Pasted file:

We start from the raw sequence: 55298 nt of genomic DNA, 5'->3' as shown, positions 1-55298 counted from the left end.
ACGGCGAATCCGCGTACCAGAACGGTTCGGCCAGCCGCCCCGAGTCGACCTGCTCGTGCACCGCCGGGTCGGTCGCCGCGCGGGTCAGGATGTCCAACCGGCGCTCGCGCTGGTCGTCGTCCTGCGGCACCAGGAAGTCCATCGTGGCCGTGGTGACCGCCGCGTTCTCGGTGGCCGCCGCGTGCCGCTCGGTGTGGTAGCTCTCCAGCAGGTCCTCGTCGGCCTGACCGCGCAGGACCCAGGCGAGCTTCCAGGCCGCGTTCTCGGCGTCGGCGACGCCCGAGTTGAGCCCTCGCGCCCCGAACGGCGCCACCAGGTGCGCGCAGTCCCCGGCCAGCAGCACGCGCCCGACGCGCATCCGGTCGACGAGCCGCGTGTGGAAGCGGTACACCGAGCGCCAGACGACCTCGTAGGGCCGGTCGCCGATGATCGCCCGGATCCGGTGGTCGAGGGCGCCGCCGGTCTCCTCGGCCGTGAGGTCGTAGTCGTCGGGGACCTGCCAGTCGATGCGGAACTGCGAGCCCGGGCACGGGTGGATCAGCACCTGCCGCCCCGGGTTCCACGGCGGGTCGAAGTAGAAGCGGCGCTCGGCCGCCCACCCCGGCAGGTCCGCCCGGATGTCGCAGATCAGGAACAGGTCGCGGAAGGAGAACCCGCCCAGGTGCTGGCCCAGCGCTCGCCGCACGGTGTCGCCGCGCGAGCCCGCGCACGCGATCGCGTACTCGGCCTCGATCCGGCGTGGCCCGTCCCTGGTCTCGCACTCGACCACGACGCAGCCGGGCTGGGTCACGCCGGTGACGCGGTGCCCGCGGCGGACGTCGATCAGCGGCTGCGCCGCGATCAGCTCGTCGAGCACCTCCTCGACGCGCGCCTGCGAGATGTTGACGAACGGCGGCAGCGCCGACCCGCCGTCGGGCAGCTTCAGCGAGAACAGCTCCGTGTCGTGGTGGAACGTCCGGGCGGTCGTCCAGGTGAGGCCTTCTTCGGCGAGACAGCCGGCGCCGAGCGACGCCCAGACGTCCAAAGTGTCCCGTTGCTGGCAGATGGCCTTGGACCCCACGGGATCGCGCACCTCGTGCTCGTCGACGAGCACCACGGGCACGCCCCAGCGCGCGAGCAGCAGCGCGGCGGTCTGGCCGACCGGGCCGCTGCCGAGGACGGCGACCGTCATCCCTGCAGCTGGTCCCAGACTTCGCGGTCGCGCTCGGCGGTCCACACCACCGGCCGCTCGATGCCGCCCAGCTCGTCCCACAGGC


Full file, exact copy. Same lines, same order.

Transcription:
We start from the raw sequence: 55298 nt of genomic DNA, 5'->3' as shown, positions 1-55298 counted from the left end.
ACGGCGAATCCGCGTACCAGAACGGTTCGGCCAGCCGCCCCGAGTCGACCTGCTCGTGCACCGCCGGGTCGGTCGCCGCGCGGGTCAGGATGTCCAACCGGCGCTCGCGCTGGTCGTCGTCCTGCGGCACCAGGAAGTCCATCGTGGCCGTGGTGACCGCCGCGTTCTCGGTGGCCGCCGCGTGCCGCTCGGTGTGGTAGCTCTCCAGCAGGTCCTCGTCGGCCTGACCGCGCAGGACCCAGGCGAGCTTCCAGGCCGCGTTCTCGGCGTCGGCGACGCCCGAGTTGAGCCCTCGCGCCCCGAACGGCGCCACCAGGTGCGCGCAGTCCCCGGCCAGCAGCACGCGCCCGACGCGCATCCGGTCGACGAGCCGCGTGTGGAAGCGGTACACCGAGCGCCAGACGACCTCGTAGGGCCGGTCGCCGATGATCGCCCGGATCCGGTGGTCGAGGGCGCCGCCGGTCTCCTCGGCCGTGAGGTCGTAGTCGTCGGGGACCTGCCAGTCGATGCGGAACTGCGAGCCCGGGCACGGGTGGATCAGCACCTGCCGCCCCGGGTTCCACGGCGGGTCGAAGTAGAAGCGGCGCTCGGCCGCCCACCCCGGCAGGTCCGCCCGGATGTCGCAGATCAGGAACAGGTCGCGGAAGGAGAACCCGCCCAGGTGCTGGCCCAGCGCTCGCCGCACGGTGTCGCCGCGCGAGCCCGCGCACGCGATCGCGTACTCGGCCTCGATCCGGCGTGGCCCGTCCCTGGTCTCGCACTCGACCACGACGCAGCCGGGCTGGGTCACGCCGGTGACGCGGTGCCCGCGGCGGACGTCGATCAGCGGCTGCGCCGCGATCAGCTCGTCGAGCACCTCCTCGACGCGCGCCTGCGAGATGTTGACGAACGGCGGCAGCGCCGACCCGCCGTCGGGCAGCTTCAGCGAGAACAGCTCCGTGTCGTGGTGGAACGTCCGGGCGGTCGTCCAGGTGAGGCCTTCTTCGGCGAGACAGCCGGCGCCGAGCGACGCCCAGACGTCCAAAGTGTCCCGTTGCTGGCAGATGGCCTTGGACCCCACGGGATCGCGCACCTCGTGCTCGTCGACGAGCACCACGGGCACGCCCCAGCGCGCGAGCAGCAGCGCGGCGGTCTGGCCGACCGGGCCGCTGCCGAGGACGGCGACCGTCATCCCTGCAGCTGGTCCCAGACTTCGCGGTCGCGCTCGGCGGTCCACACCACCGGCCGCTCGATGCCGCCCAGCTCGTCCCACAGGC